Vir­ginia is for land­lords

The Washington Post Sunday - - LOCAL OPINIONS - BY RE­BECCA MAU­RER

Matthew Des­mond’s 2016 best­seller, “Evicted: Poverty and Profit in the Amer­i­can City,” which told the story of land­lords and ten­ants in Mil­wau­kee, el­e­vated the con­ver­sa­tion around the na­tion’s evic­tion cri­sis. Des­mond and a team of re­searchers fol­lowed up with the new Evic­tion Lab, the first ef­fort to cre­ate a com­pre­hen­sive data set of evic­tions tak­ing place across the United States.

Evic­tion Lab’s data set will almost cer­tainly lead to ground­break­ing in­sights on the af­ford­able hous­ing cri­sis, which is made all the more im­por­tant by Des­mond’s com­pelling the­sis that evic­tions cause poverty, rather than poverty caus­ing evic­tions.

Even a quick re­view of the first cut of data shows its im­mense power. Five of the top 10 ci­ties with the high­est evic­tion rates in the coun­try are in Vir­ginia. In Rich­mond, 21 per­cent of the pop­u­la­tion lives be­low the poverty line, and the evic­tion rate is more than 11 per­cent. Two hours up In­ter­state 95, in Washington, the poverty rate is sim­i­lar — about 18 per­cent — but the evic­tion rate is just 2.6 per­cent, less than a quar­ter of the Rich­mond rate.

Why? Although the data may even­tu­ally lead to many con­clu­sions, this dis­par­ity in evic­tion rates points us to one start­ing place: vari­able state and lo­cal land­lord-ten­ant laws.

Evic­tions are gov­erned by lo­cal laws that vary across ju­ris­dic­tions. Vir­ginia makes the evic­tion process fast and ap­peal­ing to land­lords. For in­stance, once a renter is late to pay and has been served with a writ­ten no­tice, a land­lord need give a ten­ant only five days to pay the out­stand­ing bal­ance be­fore fil­ing for evic­tion. In the District, a ten­ant gets 30 days to pay.

Ad­di­tion­ally, in the District, a ten­ant can de­fend against an evic­tion by ar­gu­ing that the land­lord has breached his or her obli­ga­tions by not keep­ing the unit in good con­di­tion. This gives land­lords an in­cen­tive to bet­ter main­tain the hous­ing stock and gives ten­ants some mod­icum of power, even if they have fallen be­hind on rent.

In Vir­ginia, this de­fense is al­lowed only if the ten­ant can post all the back-due rent. Where almost half of Amer­i­cans would have to bor­row or take out a loan to cover an un­ex­pected $400 ex­pense, this can be an in­sur­mount­able bar­rier for a ten­ant who is al­ready be­hind on rent.

With lim­ited ju­di­cial over­sight of the con­di­tion of the property in Vir­ginia, the land­lord can more eas­ily flip the unit to an­other ten­ant with­out fix­ing the liv­ing con­di­tions, which sets up the property for an­other failed ten­ancy.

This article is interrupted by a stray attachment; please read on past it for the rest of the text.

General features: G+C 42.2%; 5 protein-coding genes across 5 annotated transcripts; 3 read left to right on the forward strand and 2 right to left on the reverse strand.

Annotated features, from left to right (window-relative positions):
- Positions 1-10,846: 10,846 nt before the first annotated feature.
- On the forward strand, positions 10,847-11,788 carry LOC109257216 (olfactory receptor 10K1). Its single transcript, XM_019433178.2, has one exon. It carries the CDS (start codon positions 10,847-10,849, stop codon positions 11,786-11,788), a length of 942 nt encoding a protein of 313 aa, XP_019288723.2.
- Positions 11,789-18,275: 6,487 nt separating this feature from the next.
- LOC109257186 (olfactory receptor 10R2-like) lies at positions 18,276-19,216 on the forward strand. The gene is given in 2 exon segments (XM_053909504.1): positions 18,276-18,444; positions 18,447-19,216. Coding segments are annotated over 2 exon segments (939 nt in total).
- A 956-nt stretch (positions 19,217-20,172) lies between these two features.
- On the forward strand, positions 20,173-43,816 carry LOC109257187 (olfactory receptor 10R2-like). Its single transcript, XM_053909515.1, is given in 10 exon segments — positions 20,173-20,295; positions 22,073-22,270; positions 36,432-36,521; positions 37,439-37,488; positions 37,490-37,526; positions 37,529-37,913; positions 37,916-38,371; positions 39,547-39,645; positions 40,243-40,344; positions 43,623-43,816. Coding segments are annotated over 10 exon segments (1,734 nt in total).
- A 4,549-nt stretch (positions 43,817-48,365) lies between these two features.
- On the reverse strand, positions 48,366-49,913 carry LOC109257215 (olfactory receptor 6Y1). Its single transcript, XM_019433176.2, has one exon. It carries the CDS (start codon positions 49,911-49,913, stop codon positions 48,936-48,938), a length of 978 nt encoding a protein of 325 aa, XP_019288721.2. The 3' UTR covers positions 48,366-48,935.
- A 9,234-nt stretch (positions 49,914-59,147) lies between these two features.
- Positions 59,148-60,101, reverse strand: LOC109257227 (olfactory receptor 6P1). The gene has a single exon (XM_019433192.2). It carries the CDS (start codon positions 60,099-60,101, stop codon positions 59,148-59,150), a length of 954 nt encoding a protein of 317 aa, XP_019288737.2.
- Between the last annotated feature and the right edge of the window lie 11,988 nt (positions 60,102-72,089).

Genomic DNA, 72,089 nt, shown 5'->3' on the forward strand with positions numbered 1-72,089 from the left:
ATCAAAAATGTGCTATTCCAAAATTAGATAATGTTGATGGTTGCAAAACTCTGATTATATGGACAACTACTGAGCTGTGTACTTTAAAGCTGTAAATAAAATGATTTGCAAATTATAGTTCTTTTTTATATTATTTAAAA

Ac­cess to an af­ford­able ten­ant’s at­tor­ney also varies wildly across ju­ris­dic­tions. The ef­fort to of­fer a guar­an­teed right to coun­sel in civil cases, par­tic­u­larly evic­tions, has picked up steam in re­cent years. Ini­tial re­search shows that ten­ants with coun­sel fare sig­nif­i­cantly bet­ter than un­rep­re­sented ten­ants in evic­tion pro­ceed­ings. The Evic­tion Lab may of­fer additional data on this point as ci­ties be­gin to im­ple­ment right-to-coun­sel pro­grams.

There are years of work to be done from the data gath­ered by the Evic­tion Lab. The raw num­bers give us a sense of the scope of the evic­tion cri­sis but only just scratch the sur­face of how it came to be and what to do next.

There are par­al­lels to how states learned from the fore­clo­sure cri­sis. States dif­fer on whether a fore­clo­sure process must go through the courts (a ju­di­cial fore­clo­sure) or whether a bank can re­pos­sess a home with­out hav­ing to file an ac­tion (a non­ju­di­cial fore­clo­sure). Un­sur­pris­ingly, the less over­sight by the courts, the higher the rates of fore­clo­sure dur­ing the cri­sis. By an­a­lyz­ing the sta­tis­tics about the dif­fer­ing fore­clo­sure rates, pol­i­cy­mak­ers were able to suc­cess­fully ad­vo­cate for the im­ple­men­ta­tion of me­di­a­tion pro­grams and ju­di­cial pro­ce­dures that act as a check on the power of banks.

Des­mond’s re­search pro­vides us the op­por­tu­nity to trans­late data into pol­icy re­form in the con­text of renters. This work is all the more im­por­tant be­cause it is al­ready far eas­ier to evict renters than to fore­close on a home, yet both events in­flict sim­i­lar harm and trauma. His­toric lend­ing pat­terns sys­tem­i­cally stripped home­own­er­ship op­por­tu­ni­ties from com­mu­ni­ties of color, mean­ing that the bur­den of un­fair evic­tions falls on those same com­mu­ni­ties.

Cre­at­ing a fair and just evic­tion process is a nec­es­sary step to a more fair and just so­ci­ety. States such as Vir­ginia should give ten­ants the dig­nity of a fight­ing chance.

The writer is a lawyer.


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